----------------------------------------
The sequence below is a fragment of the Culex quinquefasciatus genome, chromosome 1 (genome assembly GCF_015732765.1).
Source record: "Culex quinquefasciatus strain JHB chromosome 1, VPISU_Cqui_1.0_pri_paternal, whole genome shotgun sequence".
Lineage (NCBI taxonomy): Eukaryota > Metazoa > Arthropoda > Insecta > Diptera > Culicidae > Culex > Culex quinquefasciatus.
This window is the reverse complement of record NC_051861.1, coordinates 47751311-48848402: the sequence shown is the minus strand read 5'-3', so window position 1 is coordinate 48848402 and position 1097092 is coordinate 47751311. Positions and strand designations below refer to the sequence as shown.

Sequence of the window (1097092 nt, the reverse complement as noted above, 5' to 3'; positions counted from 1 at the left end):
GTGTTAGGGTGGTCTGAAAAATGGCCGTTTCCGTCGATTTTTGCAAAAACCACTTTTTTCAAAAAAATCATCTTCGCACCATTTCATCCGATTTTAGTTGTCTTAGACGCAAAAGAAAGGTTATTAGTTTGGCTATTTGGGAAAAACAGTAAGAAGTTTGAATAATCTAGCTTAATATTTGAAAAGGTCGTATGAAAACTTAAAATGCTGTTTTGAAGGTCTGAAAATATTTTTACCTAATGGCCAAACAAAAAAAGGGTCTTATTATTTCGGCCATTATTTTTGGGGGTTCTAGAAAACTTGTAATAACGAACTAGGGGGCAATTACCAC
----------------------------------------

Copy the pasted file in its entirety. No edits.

The sequence below is a fragment of the Culex quinquefasciatus genome, chromosome 1 (genome assembly GCF_015732765.1).
Source record: "Culex quinquefasciatus strain JHB chromosome 1, VPISU_Cqui_1.0_pri_paternal, whole genome shotgun sequence".
Lineage (NCBI taxonomy): Eukaryota > Metazoa > Arthropoda > Insecta > Diptera > Culicidae > Culex > Culex quinquefasciatus.
This window is the reverse complement of record NC_051861.1, coordinates 47751311-48848402: the sequence shown is the minus strand read 5'-3', so window position 1 is coordinate 48848402 and position 1097092 is coordinate 47751311. Positions and strand designations below refer to the sequence as shown.

Sequence of the window (1097092 nt, the reverse complement as noted above, 5' to 3'; positions counted from 1 at the left end):
GTGTTAGGGTGGTCTGAAAAATGGCCGTTTCCGTCGATTTTTGCAAAAACCACTTTTTTCAAAAAAATCATCTTCGCACCATTTCATCCGATTTTAGTTGTCTTAGACGCAAAAGAAAGGTTATTAGTTTGGCTATTTGGGAAAAACAGTAAGAAGTTTGAATAATCTAGCTTAATATTTGAAAAGGTCGTATGAAAACTTAAAATGCTGTTTTGAAGGTCTGAAAATATTTTTACCTAATGGCCAAACAAAAAAAGGGTCTTATTATTTCGGCCATTATTTTTGGGGGTTCTAGAAAACTTGTAATAACGAACTAGGGGGCAATTACCAC